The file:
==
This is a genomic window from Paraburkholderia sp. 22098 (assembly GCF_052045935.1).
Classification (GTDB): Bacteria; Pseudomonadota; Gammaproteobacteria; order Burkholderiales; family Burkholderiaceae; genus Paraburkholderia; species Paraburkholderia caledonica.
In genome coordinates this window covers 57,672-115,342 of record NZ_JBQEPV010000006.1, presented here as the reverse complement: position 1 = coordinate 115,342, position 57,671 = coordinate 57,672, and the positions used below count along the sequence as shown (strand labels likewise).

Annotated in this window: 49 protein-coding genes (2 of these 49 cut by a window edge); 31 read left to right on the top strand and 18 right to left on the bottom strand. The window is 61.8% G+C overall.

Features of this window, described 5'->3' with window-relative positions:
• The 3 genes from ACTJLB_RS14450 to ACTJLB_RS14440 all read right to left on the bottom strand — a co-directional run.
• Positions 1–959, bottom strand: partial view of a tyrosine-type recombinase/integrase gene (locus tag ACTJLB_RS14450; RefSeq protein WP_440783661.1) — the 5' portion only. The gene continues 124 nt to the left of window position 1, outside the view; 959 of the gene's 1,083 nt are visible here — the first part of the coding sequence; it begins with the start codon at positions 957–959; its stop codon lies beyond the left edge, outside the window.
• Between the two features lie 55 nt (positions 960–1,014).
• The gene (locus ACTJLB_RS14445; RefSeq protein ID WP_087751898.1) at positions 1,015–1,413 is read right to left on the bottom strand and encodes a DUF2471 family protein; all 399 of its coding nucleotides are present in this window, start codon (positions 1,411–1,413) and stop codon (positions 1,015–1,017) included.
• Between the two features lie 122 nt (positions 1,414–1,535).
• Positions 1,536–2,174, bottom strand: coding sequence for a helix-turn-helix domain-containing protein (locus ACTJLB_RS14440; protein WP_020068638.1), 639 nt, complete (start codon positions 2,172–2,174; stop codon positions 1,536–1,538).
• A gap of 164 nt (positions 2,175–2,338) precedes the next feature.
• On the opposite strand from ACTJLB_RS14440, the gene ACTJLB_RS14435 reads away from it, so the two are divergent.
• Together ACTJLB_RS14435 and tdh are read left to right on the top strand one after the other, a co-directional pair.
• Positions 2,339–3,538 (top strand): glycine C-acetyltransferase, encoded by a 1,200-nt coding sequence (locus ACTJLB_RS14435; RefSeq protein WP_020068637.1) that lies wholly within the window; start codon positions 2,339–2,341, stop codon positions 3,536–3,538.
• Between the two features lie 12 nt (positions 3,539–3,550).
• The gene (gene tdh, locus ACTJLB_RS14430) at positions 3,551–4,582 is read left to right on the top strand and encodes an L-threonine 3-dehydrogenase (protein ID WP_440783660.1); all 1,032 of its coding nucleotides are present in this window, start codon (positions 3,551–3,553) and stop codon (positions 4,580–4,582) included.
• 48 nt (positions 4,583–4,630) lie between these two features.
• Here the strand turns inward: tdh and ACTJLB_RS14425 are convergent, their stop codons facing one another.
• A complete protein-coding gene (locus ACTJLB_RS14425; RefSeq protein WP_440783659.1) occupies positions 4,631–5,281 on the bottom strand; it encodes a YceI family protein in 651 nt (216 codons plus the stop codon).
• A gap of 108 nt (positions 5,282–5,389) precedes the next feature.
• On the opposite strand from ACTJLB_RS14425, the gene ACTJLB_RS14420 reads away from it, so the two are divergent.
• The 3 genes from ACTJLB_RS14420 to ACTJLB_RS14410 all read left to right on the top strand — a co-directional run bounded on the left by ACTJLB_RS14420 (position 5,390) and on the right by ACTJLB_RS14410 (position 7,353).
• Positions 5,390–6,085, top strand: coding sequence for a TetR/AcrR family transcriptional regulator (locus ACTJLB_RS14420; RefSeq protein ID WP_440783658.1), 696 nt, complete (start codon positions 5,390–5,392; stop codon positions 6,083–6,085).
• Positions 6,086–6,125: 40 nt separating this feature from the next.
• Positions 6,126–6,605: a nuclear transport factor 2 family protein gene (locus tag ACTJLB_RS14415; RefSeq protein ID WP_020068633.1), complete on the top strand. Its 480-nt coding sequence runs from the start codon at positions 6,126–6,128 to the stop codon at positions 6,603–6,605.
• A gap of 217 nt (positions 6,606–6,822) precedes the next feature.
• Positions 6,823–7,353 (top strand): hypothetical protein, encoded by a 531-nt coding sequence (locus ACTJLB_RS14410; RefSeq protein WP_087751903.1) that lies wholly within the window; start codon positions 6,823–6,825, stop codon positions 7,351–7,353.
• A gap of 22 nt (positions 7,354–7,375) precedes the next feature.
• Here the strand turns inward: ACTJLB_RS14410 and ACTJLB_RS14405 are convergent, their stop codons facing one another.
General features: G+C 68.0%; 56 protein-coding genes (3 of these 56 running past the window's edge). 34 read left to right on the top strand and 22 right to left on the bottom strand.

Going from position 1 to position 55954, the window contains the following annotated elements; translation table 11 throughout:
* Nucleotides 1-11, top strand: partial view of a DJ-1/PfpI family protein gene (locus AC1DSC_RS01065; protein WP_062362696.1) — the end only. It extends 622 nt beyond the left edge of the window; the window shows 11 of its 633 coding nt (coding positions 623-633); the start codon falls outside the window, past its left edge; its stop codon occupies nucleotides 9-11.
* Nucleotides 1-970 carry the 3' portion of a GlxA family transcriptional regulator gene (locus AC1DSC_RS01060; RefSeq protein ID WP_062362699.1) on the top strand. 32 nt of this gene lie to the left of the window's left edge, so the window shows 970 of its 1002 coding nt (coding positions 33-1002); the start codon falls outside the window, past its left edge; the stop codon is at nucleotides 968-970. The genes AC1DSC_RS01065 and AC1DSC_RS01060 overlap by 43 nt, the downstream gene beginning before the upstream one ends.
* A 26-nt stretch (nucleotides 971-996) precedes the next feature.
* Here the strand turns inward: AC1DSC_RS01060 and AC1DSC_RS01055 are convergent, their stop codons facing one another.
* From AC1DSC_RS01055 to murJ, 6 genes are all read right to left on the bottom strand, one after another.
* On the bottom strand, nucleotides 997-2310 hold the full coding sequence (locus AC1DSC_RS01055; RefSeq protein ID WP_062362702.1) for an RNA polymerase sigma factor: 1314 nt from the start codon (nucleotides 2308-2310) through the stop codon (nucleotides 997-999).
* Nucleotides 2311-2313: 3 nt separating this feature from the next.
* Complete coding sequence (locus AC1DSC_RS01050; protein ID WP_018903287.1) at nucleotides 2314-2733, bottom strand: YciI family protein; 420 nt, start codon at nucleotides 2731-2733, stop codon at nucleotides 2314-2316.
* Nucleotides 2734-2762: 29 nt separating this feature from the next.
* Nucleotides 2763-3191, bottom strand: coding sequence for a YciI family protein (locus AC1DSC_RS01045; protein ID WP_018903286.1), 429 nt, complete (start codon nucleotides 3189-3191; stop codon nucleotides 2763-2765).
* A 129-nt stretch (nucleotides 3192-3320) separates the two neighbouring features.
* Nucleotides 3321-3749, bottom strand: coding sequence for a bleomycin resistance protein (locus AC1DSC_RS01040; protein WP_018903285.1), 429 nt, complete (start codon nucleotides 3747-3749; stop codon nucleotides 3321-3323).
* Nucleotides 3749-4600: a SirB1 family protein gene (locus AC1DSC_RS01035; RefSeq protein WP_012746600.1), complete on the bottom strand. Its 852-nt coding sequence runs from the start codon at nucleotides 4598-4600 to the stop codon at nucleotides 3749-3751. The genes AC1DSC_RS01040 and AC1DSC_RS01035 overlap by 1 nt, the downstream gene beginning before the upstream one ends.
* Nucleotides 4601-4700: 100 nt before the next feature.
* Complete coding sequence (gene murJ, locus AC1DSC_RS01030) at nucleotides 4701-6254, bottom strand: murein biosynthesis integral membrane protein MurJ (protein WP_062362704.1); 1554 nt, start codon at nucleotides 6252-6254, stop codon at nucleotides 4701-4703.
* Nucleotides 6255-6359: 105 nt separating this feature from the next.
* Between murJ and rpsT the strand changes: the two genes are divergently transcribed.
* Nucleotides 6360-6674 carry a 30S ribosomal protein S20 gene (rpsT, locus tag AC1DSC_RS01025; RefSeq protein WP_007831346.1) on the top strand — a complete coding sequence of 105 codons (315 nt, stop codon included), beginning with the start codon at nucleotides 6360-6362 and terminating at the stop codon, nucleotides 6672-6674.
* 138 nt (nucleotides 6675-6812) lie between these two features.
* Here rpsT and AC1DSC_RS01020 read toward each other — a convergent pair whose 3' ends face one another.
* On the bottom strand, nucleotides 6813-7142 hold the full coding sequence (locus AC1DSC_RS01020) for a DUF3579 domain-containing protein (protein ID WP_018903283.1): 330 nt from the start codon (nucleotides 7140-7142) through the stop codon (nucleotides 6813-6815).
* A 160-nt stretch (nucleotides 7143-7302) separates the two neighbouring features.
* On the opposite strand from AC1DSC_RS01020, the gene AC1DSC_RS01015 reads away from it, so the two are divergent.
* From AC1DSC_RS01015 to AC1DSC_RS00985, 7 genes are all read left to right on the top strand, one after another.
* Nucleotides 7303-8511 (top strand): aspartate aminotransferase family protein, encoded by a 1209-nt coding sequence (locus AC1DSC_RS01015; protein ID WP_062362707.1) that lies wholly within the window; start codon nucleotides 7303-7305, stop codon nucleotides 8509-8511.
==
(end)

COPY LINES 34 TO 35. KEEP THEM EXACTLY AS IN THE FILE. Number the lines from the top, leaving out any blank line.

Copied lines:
* Nucleotides 1-970 carry the 3' portion of a GlxA family transcriptional regulator gene (locus AC1DSC_RS01060; RefSeq protein ID WP_062362699.1) on the top strand. 32 nt of this gene lie to the left of the window's left edge, so the window shows 970 of its 1002 coding nt (coding positions 33-1002); the start codon falls outside the window, past its left edge; the stop codon is at nucleotides 968-970. The genes AC1DSC_RS01065 and AC1DSC_RS01060 overlap by 43 nt, the downstream gene beginning before the upstream one ends.
* A 26-nt stretch (nucleotides 971-996) precedes the next feature.